standard error and informative messages written to standard
                 output.

       NLSPATH   Determine the location of message catalogs for the
                 processing of LC_MESSAGES.

ASYNCHRONOUS EVENTS         top

       Default.

STDOUT         top

       If the −p option is specified, the output shall consist of one line
       for each process ID:

           "%d\n", <process ID>

       Otherwise, if the −l option is not specified, the output shall be a
       series of lines of the form:

           "[%d] %c %s %s\n", <job-number>, <current>, <state>, <command>

       where the fields shall be as follows:

       <current> The character '+' identifies the job that would be used as
                 a default for the fg or bg utilities; this job can also be
                 specified using the job_id %+ or "%%".  The character '−'
                 identifies the job that would become the default if the
                 current default job were to exit; this job can also be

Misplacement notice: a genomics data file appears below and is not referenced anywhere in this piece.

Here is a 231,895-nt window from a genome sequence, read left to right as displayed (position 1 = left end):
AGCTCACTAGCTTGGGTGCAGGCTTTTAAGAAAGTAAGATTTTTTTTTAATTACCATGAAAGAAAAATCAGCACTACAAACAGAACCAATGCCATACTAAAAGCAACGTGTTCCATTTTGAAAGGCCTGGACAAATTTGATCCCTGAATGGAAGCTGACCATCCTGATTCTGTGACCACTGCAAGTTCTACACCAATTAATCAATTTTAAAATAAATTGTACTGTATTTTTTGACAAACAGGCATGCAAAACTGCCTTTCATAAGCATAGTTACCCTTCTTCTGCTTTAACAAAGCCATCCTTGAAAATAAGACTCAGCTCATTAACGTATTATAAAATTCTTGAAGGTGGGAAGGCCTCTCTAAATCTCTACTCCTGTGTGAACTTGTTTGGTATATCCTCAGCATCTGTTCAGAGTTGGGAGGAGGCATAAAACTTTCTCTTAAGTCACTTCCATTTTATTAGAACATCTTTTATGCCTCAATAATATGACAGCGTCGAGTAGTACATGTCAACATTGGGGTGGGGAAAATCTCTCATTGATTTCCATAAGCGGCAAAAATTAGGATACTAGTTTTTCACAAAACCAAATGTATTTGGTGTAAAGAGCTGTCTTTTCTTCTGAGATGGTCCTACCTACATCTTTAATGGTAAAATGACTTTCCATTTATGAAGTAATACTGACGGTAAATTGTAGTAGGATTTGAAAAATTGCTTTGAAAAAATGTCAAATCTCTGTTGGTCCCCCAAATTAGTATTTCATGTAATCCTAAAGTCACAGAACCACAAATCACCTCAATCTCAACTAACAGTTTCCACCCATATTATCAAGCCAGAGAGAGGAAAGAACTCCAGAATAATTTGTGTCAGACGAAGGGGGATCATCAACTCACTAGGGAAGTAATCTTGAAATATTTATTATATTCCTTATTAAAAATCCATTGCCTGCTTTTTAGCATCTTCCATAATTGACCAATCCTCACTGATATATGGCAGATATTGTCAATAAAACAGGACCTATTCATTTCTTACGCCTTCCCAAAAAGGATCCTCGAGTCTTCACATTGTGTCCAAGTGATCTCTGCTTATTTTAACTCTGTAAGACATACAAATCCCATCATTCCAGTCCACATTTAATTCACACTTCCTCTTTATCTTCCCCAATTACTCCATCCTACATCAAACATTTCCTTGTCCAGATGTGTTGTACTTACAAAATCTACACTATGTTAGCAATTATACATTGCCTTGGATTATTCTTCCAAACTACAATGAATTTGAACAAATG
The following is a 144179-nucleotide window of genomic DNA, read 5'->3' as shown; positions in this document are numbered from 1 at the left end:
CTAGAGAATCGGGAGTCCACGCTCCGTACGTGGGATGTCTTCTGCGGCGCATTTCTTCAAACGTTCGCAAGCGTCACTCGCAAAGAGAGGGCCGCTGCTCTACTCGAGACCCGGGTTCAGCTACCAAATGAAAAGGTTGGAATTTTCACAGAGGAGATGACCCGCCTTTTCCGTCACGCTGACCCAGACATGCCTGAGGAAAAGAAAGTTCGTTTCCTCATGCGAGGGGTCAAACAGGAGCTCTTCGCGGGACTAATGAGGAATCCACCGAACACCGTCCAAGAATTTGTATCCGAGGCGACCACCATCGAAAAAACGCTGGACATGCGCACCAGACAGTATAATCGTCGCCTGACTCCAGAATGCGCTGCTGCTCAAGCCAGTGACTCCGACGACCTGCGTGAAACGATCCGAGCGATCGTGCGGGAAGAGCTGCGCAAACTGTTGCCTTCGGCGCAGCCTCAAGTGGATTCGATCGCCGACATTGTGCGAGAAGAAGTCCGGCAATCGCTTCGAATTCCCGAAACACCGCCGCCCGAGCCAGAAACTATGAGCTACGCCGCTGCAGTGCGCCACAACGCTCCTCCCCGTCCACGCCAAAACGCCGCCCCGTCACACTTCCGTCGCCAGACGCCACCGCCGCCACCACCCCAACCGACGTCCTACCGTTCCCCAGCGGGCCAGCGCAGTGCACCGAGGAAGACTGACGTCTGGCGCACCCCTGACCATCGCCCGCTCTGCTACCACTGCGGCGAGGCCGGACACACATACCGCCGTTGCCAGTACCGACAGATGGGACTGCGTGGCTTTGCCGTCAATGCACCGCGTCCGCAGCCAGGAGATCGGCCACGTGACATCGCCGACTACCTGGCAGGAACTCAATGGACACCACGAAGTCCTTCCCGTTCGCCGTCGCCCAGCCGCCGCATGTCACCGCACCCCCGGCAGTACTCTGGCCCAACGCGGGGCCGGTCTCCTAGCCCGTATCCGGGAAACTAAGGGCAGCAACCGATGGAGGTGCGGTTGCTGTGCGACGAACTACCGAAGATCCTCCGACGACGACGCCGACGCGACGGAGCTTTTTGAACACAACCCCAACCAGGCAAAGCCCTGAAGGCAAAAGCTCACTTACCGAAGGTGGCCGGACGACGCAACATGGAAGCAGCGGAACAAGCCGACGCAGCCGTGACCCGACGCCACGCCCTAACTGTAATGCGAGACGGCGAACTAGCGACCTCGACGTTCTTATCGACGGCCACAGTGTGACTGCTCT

specified using the job_id %−. For other jobs, this field
                 is a <space>.  At most one job can be identified with '+'
                 and at most one job can be identified with '−'.  If there
                 is any suspended job, then the current job shall be a
                 suspended job. If there are at least two suspended jobs,
                 then the previous job also shall be a suspended job.

       <job-number>
                 A number that can be used to identify the process group to
                 the wait, fg, bg, and kill utilities. Using these
                 utilities, the job can be identified by prefixing the job
                 number with '%'.